Fall is a wonderful season here in Italy, and as we move away from the usual summer produce offerings, we begin to see mushrooms, pumpkins, cold weather greens, and beets, showing up in our local markets along with other typical fall vegetables. I do love cooking with mushrooms, but unfortunately porcini mushrooms, which have a wonderful meaty flavor, just are not easy to find here in Umbria. On our recent trip to Venice I was thrilled to find a variety of fresh fall mushrooms and just couldn’t resist buying some to bring home. We bought a selection of chiodini, finferli, and porcini mushrooms that I turned into this tasty, creamy mushroom dish. To enhance the meaty flavor of the porcini mushrooms, I used a homemade beef stock that I had in the freezer and some fresh thyme for seasoning from my vegetable garden. You can use either white or red wine in this dish, although red wine will obviously change the color, although red wine does work well with mushrooms.
You should use an Italian variety of rice that is specifically grown in Italy, such as Arborio, Vialone Nano, or Cararoli. Arborio can now be found in most American grocery stores, but certainly can be found at an Italian specialty store. I discovered an amazing, if not inexpensive brand of rice called Acquerello that has won multiple awards and creates the perfect risotto. This rice is sold in a blue and silver can, and is an aged Carnaroli variety of rice. Acquerello can be bought online or at some specialty stores. You can read more about this rice on their website.
You can use any combination of any mushrooms including baby bella, portabello, cremini, oyster, or shiitake mushrooms all work well. If your choice of mushrooms is limited to cultivated button mushrooms, you can improve the flavor by adding some rehydrated dried chopped porcini mushrooms. If you are new to preparing risotto, you might find my primer The Realities of Risotto helpful. I used a newer method, called an “almost no stir” preparation, to make this risotto, but feel free to follow the traditional method if you prefer. It is said that cheese should not be offered with any mushroom, seafood, or spicy dish, but I do feel that is a personal preference so I will leave that up to you. I simply served my risotto with some cracked black pepper, a sprinkling of fresh thyme leaves, and garnished it with a few sautéed mushrooms.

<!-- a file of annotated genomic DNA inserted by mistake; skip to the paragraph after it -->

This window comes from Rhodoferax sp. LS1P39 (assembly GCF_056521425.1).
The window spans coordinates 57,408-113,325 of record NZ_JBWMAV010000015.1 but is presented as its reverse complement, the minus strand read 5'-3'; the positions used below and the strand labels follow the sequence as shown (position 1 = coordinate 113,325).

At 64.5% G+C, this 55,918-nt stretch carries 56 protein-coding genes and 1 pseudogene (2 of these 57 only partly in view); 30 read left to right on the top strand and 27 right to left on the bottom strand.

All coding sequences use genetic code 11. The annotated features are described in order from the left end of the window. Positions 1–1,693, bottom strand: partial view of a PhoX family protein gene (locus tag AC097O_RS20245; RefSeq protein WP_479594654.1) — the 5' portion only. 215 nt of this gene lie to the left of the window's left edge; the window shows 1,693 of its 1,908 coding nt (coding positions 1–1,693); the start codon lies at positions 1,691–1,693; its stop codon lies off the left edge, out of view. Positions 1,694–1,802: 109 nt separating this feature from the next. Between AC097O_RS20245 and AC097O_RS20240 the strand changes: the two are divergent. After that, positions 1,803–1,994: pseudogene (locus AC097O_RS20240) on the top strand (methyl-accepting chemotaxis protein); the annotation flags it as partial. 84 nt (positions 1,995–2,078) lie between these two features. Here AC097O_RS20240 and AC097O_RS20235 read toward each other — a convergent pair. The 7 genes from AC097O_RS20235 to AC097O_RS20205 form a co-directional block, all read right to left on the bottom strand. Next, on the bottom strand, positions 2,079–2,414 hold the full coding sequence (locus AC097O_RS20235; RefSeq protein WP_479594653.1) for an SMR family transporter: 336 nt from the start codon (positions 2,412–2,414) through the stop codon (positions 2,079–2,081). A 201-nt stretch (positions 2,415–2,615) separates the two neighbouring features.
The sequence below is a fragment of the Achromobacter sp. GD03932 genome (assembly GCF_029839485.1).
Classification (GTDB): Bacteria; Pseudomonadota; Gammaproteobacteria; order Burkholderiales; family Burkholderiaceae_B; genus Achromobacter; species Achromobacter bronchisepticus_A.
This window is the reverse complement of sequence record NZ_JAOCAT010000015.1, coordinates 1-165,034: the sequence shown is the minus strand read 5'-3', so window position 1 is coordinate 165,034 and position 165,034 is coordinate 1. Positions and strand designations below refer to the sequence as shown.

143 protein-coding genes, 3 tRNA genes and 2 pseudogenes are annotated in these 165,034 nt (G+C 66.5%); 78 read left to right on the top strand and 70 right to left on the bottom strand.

Meaty porcini mushrooms sold at the Venice market.
Deborah Mele 2014
- 2 Tablespoons Unsalted Butter
- 2 Tablespoons Olive Oil
- 12 Ounces Wild Mixed Mushrooms, Finely Chopped, Reserving 1/3 Cup For Garnish (You May Substitute Other
- Mushrooms If Unavailable)
- 1/2 Cup Finely Chopped Onion
- 1 1/2 Cups Arborio Rice
- 1/2 Cup Dry White or Red Wine (See Notes Above)
- 5 Cups Homemade Beef Broth, Heated
- Salt & Pepper
- 1 1/2 Teaspoons Chopped Fresh Thyme
- 1/2 Cup Mascarpone Cheese
- Cracked Black Pepper
- Fresh Thyme Leaves
- Reserved Mushrooms
- Heat the butter and oil in a heavy cast iron saucepan.
- Cook the mushrooms until golden brown over medium heat, stirring often, about 7 to 8 minutes
- Remove the 1/3 cup of mushrooms and set aside for serving.
- Add the onions to the remaining mushrooms in the pan along with the thyme, and cook until they are translucent.
- Add the rice and stir until it is well coated with the butter mixture.
- Add the wine, and stir continually over medium heat until it is absorbed.
- Add 4 1/2 cups of hot broth to the pan and reduce the heat to medium low.
- Cook the rice for 16 to 18 minutes, stirring twice during this period, or until the risotto is "al dente".
- Season with salt and pepper.
- Add an additional 1/2 cup of broth and stir constantly for about 3 to 4 minutes until creamy.
- Add the mascarpone cheese and stir until well mixed.
- Remove from the heat and serve in individual bowls topped with some of the reserved mushrooms, thyme leaves and additional cracked black pepper.